Why Rural India Holds Surprising Insights About the Power of Voice

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Not convinced about the potential of voice tech? Look to India, writes LBB’s Laura Swinton
Why Rural India Holds Surprising Insights About the Power of Voice
It’s hard to remember, but before 2011 ‘Siri’ was just a girl’s name. Same with the word ‘Alexa’ pre 2014. Since then, voice technology has been at the top of annual trend reports, impressing everyone from Mary Meeker to JWT Intelligence. But glued… no… bonded as we are to our screens it can be hard to fully appreciate the potential of voice. 

To really understand it, turn to a country where, for hundreds of millions of people, voice tech is more than a novelty, but a lifeline. India. 


India’s Voice Duet

In 2019, Google revealed that Hindi was the second most common language for its Google Assistant globally, behind English. It’s no exaggeration to say that in India voice is booming. 40% of adults use voice search at least once a day in India.

"The adoption of voice technology in India is really a phenomenon and what makes me say is some really fascinating and promising trends as well as stats," reflects Isobar India ECD Anadi Sah. "We are seeing an increasing number of smart speakers, voice assistant embedded devices and voice search over smartphones in India. In the year  2018 there were over 7.5 lakh (750,000) smart speakers shipped to India and that number should only have increased this year. There are some 200 million Indian who today have access to voice technology on their Jio devices that is powered by Google voice assistants." 

But beneath the headlines, there’s a more complex story.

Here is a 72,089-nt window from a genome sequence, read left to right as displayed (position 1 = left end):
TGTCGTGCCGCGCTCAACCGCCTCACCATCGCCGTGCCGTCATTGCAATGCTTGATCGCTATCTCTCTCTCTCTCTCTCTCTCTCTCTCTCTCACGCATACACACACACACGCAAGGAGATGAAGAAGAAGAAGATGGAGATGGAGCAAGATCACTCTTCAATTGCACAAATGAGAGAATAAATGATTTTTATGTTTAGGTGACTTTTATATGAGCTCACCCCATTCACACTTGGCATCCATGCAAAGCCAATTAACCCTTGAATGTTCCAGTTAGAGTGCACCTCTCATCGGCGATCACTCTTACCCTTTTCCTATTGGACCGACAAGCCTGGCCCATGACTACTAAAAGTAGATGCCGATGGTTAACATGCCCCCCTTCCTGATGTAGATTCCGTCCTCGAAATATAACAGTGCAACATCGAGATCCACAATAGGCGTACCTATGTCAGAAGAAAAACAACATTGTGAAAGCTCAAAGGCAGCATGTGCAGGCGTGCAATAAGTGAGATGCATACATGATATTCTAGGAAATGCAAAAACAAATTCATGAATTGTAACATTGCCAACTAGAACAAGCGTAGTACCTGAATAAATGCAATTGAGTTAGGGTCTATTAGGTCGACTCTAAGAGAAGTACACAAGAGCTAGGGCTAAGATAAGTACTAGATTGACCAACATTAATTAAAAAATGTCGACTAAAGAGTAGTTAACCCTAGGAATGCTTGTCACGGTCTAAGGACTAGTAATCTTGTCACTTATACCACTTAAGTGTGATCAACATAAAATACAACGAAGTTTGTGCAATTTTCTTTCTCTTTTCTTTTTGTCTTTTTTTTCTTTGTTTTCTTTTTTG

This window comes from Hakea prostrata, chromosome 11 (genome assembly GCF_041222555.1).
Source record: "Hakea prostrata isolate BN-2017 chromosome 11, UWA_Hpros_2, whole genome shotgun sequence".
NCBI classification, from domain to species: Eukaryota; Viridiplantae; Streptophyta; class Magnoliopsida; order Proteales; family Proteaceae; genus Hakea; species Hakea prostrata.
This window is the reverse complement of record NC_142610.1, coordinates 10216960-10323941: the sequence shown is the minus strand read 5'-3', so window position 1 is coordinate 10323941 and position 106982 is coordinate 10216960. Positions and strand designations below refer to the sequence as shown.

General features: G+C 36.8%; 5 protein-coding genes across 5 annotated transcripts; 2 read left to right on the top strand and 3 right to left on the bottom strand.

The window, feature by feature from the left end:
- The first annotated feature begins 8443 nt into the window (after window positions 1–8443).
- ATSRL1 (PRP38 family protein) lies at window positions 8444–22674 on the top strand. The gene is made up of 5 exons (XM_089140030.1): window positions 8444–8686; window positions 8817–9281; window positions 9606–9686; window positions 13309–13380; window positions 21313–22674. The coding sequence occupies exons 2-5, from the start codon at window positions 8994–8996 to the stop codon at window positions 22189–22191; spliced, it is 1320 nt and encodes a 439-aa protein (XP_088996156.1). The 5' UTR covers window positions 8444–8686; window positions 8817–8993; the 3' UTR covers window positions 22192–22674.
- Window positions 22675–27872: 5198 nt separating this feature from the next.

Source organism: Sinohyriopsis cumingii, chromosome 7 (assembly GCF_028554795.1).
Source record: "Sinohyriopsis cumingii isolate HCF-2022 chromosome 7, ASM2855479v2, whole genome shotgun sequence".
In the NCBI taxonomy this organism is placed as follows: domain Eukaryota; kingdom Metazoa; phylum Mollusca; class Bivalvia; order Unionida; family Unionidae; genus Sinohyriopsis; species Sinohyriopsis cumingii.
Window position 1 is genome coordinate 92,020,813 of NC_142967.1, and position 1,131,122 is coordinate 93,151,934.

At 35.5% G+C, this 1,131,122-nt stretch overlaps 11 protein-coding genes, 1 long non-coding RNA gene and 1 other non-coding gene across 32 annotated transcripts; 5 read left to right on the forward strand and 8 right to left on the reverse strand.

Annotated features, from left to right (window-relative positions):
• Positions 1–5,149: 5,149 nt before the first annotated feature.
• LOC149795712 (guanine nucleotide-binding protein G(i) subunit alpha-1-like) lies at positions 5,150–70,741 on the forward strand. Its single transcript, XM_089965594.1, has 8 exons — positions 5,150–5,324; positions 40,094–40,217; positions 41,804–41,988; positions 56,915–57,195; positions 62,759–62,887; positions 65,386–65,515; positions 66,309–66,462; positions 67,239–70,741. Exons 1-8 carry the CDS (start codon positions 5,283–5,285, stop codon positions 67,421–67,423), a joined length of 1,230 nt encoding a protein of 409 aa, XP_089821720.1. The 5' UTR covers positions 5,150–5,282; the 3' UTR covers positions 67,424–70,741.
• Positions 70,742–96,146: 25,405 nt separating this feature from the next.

Voice technology in India has developed along roughly two paths. On one hand, there’s the proliferation of smart speakers and the use of voice assistants on smart phones – in 2019, the number of smartphone users in the country crossed 500 million. In urban centres, speed and convenience has been behind a surge in voice search popularity. The penetration of smart speakers is still relatively small but there are enough to inspire brands to tap into the millions of smart speaker users; KFC India recently introduced an Alexa skill to allow urban fast food fans to order finger lickin’ deliveries via their smart speaker.

India has also entered the smart speaker game with its own offering, from local fintech brand PayTM. Their voice-activated Sound Box allows busy shopkeepers to keep track of payments and prevent customers from leaving without coughing up.


For e-commerce retailers, banks and transport platforms there are plenty of opportunities to get inventive with voice tech as Indians have been so keen to engage. Last year Flipkart teamed up with Google to create 'Hagglebot'. By analysing haggling strategies and speech patterns, they allowed online shoppers to haggle with Flipkart via Google Assistant. Users had so much fun with it that the average engagement time was over six minutes.

“The novelty feature is really attracting a wide segment of users and, obviously, millennials and Gen Z are leading the adoption as they are more comfortable experimenting with new technology,” says Shankar Shinde, managing partner at Geometry Encompass. “We are heading towards an era that is data-driven machine intelligence powering conversations between brands and consumers. Indian consumers are now ready for this, frequently using smartphones to interact with brand and coordinate their tasks.”